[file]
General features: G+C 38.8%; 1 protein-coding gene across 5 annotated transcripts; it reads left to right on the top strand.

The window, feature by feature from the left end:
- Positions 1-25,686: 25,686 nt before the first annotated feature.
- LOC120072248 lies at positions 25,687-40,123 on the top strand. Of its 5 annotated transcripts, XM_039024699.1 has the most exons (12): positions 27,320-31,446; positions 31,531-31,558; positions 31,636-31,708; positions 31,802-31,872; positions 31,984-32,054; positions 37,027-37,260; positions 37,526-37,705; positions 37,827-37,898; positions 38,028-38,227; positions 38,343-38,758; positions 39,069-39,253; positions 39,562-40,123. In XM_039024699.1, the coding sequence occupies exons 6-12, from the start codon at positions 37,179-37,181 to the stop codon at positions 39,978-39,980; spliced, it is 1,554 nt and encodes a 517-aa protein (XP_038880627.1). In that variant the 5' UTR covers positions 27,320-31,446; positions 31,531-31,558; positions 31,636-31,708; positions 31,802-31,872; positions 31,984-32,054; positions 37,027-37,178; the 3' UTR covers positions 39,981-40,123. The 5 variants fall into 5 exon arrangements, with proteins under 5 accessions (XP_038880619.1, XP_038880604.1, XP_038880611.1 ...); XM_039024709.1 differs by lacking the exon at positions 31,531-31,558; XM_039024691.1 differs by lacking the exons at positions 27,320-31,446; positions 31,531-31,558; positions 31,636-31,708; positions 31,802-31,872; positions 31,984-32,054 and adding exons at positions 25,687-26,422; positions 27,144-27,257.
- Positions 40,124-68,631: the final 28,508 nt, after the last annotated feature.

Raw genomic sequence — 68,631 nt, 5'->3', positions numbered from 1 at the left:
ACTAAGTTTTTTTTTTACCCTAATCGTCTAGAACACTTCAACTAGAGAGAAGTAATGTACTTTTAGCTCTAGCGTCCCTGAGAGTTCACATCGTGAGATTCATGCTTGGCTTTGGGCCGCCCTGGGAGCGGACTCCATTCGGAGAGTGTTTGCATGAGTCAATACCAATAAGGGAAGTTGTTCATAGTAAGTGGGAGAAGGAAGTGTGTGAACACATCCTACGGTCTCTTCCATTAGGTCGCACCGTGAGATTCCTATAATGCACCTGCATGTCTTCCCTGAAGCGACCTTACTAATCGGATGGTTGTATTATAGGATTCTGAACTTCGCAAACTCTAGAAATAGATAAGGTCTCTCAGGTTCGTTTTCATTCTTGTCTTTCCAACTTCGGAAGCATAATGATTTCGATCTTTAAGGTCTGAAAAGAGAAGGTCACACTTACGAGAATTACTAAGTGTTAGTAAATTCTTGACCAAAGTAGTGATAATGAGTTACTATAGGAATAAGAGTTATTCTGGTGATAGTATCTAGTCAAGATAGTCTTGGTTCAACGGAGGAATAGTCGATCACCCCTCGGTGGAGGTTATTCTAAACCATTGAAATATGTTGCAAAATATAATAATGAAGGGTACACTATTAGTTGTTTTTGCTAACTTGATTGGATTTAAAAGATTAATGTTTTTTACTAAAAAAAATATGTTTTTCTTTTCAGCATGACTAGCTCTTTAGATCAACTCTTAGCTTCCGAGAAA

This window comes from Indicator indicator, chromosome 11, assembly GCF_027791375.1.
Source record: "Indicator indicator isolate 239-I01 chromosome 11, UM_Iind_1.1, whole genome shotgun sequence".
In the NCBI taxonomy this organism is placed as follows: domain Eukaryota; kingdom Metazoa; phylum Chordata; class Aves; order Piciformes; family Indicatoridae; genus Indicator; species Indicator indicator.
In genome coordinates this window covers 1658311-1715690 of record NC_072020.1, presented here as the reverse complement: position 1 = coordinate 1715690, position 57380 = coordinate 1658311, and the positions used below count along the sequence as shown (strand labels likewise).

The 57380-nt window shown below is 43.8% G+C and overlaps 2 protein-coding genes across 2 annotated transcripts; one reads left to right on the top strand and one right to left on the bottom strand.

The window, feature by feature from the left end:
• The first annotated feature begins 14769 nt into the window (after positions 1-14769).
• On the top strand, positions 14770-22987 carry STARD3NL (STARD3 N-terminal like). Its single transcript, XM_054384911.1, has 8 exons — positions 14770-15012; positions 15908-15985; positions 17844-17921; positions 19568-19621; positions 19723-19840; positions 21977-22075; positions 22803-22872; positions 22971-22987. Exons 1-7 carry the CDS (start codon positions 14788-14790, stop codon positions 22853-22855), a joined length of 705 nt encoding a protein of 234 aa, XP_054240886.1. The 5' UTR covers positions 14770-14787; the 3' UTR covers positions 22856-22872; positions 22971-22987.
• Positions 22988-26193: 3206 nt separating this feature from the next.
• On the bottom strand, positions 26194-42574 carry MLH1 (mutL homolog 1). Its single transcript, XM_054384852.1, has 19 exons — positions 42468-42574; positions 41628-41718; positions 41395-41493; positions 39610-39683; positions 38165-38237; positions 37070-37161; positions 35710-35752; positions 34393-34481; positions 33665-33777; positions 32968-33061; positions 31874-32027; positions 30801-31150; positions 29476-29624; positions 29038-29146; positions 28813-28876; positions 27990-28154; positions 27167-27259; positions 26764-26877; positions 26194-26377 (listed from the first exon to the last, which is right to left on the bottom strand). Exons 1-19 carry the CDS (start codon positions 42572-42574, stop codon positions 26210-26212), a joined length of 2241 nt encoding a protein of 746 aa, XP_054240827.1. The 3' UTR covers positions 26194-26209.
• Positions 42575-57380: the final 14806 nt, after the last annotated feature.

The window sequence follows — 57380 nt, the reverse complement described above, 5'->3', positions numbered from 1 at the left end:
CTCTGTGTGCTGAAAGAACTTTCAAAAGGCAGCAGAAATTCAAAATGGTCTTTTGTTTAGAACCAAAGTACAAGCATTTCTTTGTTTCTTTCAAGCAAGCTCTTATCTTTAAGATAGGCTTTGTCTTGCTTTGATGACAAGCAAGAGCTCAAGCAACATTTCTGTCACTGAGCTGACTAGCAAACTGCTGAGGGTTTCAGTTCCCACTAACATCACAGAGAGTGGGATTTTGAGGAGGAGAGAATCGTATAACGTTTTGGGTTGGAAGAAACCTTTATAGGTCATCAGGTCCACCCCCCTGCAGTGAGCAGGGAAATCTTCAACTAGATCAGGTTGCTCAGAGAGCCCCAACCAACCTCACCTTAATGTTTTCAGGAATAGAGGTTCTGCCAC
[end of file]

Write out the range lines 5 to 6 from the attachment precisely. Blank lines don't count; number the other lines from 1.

- Positions 40,124-68,631: the final 28,508 nt, after the last annotated feature.

Raw genomic sequence — 68,631 nt, 5'->3', positions numbered from 1 at the left: